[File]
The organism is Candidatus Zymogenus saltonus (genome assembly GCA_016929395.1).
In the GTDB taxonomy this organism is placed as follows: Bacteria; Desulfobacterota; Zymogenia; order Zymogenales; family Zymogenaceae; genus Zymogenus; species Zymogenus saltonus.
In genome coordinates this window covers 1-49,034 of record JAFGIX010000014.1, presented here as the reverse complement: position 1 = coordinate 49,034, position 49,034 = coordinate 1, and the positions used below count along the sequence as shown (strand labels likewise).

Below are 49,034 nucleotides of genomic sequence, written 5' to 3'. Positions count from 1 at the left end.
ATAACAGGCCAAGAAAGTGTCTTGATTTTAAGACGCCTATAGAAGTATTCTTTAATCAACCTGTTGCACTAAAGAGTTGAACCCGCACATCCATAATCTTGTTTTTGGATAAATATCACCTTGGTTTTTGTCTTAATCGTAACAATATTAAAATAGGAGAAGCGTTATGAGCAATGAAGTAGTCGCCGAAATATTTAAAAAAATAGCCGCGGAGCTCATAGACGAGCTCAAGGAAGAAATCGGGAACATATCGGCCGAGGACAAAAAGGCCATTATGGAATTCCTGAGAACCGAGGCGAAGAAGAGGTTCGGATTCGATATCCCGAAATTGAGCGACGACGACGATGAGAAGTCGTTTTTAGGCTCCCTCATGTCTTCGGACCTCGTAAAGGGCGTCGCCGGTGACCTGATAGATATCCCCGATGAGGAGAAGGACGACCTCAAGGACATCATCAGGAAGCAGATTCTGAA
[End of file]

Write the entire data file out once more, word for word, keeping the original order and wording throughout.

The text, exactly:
The organism is Candidatus Zymogenus saltonus (genome assembly GCA_016929395.1).
In the GTDB taxonomy this organism is placed as follows: Bacteria; Desulfobacterota; Zymogenia; order Zymogenales; family Zymogenaceae; genus Zymogenus; species Zymogenus saltonus.
In genome coordinates this window covers 1-49,034 of record JAFGIX010000014.1, presented here as the reverse complement: position 1 = coordinate 49,034, position 49,034 = coordinate 1, and the positions used below count along the sequence as shown (strand labels likewise).

Below are 49,034 nucleotides of genomic sequence, written 5' to 3'. Positions count from 1 at the left end.
ATAACAGGCCAAGAAAGTGTCTTGATTTTAAGACGCCTATAGAAGTATTCTTTAATCAACCTGTTGCACTAAAGAGTTGAACCCGCACATCCATAATCTTGTTTTTGGATAAATATCACCTTGGTTTTTGTCTTAATCGTAACAATATTAAAATAGGAGAAGCGTTATGAGCAATGAAGTAGTCGCCGAAATATTTAAAAAAATAGCCGCGGAGCTCATAGACGAGCTCAAGGAAGAAATCGGGAACATATCGGCCGAGGACAAAAAGGCCATTATGGAATTCCTGAGAACCGAGGCGAAGAAGAGGTTCGGATTCGATATCCCGAAATTGAGCGACGACGACGATGAGAAGTCGTTTTTAGGCTCCCTCATGTCTTCGGACCTCGTAAAGGGCGTCGCCGGTGACCTGATAGATATCCCCGATGAGGAGAAGGACGACCTCAAGGACATCATCAGGAAGCAGATTCTGAA